5 Tips for Installing an Indoor Sauna3 min read
Adding an indoor sauna to the home is a great way to enjoy peaceful relaxation bliss throughout the year. The cost-saving benefits of not paying a facility to use their public sauna are also essential to consider. This article will discuss five top tips for installing an indoor sauna.
A Sauna is Good for your Health
Right now is a fantastic time to invest in an indoor sauna. Many retailers, such as Aleko home improvement, are offering some of the year’s best prices on their sauna inventory. A sauna can help the body recover after exercising and help flush toxins out of the system. Studies have shown that they help improve heart and brain health.
One of the first decisions for installing an indoor sauna will be the best type for the location. There are two types of sauna—dry heat and moist heat—and the main difference between the two is water. The heat comes from a heater, heated rocks, or infrared lamps with a dry sauna, and the temperatures are less extreme. With a wet sauna or steam room, the heat comes from adding water to the hot volcanic rocks.
The Best Place to Install a Sauna
Deciding on the perfect placement for the sauna is a big decision that requires some thoughtful considerations. While technically, a sauna can be placed in any room, some places tend to work better than others. Basements and garages are excellent places to install a sauna, and these areas typically have ample open space that makes a sauna convenient to install and use.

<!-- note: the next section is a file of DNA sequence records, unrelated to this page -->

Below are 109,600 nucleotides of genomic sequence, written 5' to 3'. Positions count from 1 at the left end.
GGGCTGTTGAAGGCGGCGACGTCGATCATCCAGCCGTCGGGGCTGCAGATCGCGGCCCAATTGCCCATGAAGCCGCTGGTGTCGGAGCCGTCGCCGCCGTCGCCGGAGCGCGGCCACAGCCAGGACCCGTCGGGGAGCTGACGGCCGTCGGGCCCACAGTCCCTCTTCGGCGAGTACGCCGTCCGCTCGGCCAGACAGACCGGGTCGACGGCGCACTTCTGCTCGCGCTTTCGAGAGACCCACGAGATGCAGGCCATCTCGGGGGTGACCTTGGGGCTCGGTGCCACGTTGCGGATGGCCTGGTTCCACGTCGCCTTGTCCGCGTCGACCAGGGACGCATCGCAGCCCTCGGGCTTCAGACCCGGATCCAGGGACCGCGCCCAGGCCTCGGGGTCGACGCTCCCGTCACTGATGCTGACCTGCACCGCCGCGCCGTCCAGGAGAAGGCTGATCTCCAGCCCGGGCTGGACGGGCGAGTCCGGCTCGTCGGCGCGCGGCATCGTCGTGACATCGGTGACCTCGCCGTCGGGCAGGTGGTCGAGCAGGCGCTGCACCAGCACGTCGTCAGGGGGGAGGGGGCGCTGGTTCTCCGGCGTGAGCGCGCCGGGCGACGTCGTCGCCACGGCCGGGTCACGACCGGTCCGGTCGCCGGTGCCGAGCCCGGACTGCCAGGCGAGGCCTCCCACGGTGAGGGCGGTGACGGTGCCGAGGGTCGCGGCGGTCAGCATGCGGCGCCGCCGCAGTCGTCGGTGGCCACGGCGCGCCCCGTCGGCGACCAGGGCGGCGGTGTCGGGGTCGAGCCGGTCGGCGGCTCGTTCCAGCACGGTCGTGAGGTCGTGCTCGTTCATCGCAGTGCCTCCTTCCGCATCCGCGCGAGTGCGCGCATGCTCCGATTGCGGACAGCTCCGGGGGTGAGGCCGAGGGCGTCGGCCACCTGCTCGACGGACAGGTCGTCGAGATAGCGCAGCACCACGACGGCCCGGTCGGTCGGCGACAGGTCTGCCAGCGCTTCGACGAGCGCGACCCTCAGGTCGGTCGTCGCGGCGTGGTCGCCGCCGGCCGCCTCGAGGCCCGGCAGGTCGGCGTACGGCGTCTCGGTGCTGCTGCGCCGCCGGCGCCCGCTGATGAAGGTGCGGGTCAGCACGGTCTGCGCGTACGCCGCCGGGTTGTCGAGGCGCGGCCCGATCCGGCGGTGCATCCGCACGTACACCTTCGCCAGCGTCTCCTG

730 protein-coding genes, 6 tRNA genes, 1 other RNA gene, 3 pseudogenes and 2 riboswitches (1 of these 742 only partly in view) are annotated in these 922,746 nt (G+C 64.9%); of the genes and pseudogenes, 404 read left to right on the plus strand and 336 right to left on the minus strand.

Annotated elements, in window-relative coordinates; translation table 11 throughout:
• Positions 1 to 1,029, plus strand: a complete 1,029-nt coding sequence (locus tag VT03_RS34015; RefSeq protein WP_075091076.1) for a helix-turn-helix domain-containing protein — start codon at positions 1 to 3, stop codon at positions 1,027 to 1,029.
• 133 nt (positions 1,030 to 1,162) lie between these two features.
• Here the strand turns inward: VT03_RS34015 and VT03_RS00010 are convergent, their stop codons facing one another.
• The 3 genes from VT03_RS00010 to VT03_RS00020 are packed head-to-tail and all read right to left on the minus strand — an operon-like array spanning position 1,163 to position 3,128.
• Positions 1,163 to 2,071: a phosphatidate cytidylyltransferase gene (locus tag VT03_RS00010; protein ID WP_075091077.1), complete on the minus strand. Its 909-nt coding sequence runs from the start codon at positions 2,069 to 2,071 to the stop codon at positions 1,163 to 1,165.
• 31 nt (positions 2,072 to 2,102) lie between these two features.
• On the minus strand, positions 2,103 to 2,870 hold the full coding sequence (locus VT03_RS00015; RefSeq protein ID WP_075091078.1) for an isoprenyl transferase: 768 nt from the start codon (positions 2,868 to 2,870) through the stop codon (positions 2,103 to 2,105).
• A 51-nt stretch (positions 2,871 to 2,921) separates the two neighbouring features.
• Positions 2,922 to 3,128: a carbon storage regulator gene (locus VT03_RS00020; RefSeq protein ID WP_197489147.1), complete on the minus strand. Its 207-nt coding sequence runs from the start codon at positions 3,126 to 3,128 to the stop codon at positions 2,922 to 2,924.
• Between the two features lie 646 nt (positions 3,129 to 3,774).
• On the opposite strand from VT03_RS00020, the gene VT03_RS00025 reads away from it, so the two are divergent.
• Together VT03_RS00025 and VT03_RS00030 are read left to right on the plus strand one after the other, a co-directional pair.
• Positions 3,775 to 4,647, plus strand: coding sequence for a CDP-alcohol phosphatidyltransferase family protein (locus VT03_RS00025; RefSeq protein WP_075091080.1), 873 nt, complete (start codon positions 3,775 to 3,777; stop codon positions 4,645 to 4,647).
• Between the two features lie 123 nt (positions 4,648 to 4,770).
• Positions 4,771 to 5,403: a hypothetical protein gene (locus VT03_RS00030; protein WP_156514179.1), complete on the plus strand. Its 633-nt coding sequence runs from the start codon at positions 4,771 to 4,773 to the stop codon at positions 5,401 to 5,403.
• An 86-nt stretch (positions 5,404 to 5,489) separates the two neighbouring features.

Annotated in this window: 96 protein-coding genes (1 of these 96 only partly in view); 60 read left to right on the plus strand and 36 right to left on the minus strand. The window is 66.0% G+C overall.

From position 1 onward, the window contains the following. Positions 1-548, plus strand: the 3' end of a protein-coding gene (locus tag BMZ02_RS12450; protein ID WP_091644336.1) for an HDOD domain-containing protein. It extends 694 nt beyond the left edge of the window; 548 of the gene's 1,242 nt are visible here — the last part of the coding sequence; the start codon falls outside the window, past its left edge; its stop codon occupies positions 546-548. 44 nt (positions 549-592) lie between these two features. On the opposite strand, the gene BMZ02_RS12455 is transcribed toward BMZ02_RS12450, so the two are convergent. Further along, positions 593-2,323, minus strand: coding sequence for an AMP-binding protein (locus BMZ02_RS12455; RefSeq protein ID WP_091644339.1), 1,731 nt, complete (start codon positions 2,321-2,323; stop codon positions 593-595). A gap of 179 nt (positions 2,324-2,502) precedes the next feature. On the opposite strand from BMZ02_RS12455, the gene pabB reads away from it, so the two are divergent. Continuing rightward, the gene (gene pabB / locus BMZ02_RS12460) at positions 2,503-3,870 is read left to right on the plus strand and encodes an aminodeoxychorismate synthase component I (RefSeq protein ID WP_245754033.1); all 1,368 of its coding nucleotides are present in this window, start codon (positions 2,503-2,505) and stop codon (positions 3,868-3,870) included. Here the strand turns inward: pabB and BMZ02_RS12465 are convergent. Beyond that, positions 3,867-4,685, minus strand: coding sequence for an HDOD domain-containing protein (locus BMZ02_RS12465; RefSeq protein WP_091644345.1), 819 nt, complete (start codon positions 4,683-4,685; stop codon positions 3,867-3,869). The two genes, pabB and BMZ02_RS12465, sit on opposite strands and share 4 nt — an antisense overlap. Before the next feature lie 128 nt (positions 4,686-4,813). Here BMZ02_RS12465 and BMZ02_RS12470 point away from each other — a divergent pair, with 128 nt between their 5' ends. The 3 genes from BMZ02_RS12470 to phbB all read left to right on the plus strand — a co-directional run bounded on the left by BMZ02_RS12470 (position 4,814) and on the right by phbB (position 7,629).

The flooring material under the sauna is another area that requires careful thought. The sauna is manufactured for use with the existing flooring in most instances. If the sauna is placed in a location that has a concrete or ceramic tile floor, this can work out quite well. However, if the proposed sauna location contained carpeting, that type of site is not recommended. Water-resistant flooring material is an absolute must to prevent issues with mold and mildew.
The cost for professional installation of an indoor sauna can run between $3000 on the low end to $6000 or more. The most significant difference in these price points is different options and sizes. The return on the initial investment costs will depend on the value of the sauna to a potential buyer.
Proper Sauna Maintenance Is Vital
The indoor sauna will require some essential maintenance to the unit and operation. Using a wet or steam sauna with hard water will cause a lime buildup to form on the inside of the machine, and this buildup gets worse over time and is very difficult to clean. Sanding adjustments will also need to be made periodically to the moving parts of the sauna due to the effects of moisture.
Feet and other areas that will be in direct contact with the interior parts of the sauna should be cleaned immediately before entering the space. Before entering, cleaning these areas will cut down on the required maintenance to keep the sauna hygienic. Plenty of towels and absorbent rugs will cut down on the body contact between the backrest and benches. These areas should be thoroughly wiped down after each use.
Installing a sauna can be a wise investment that will provide health benefits for years to come.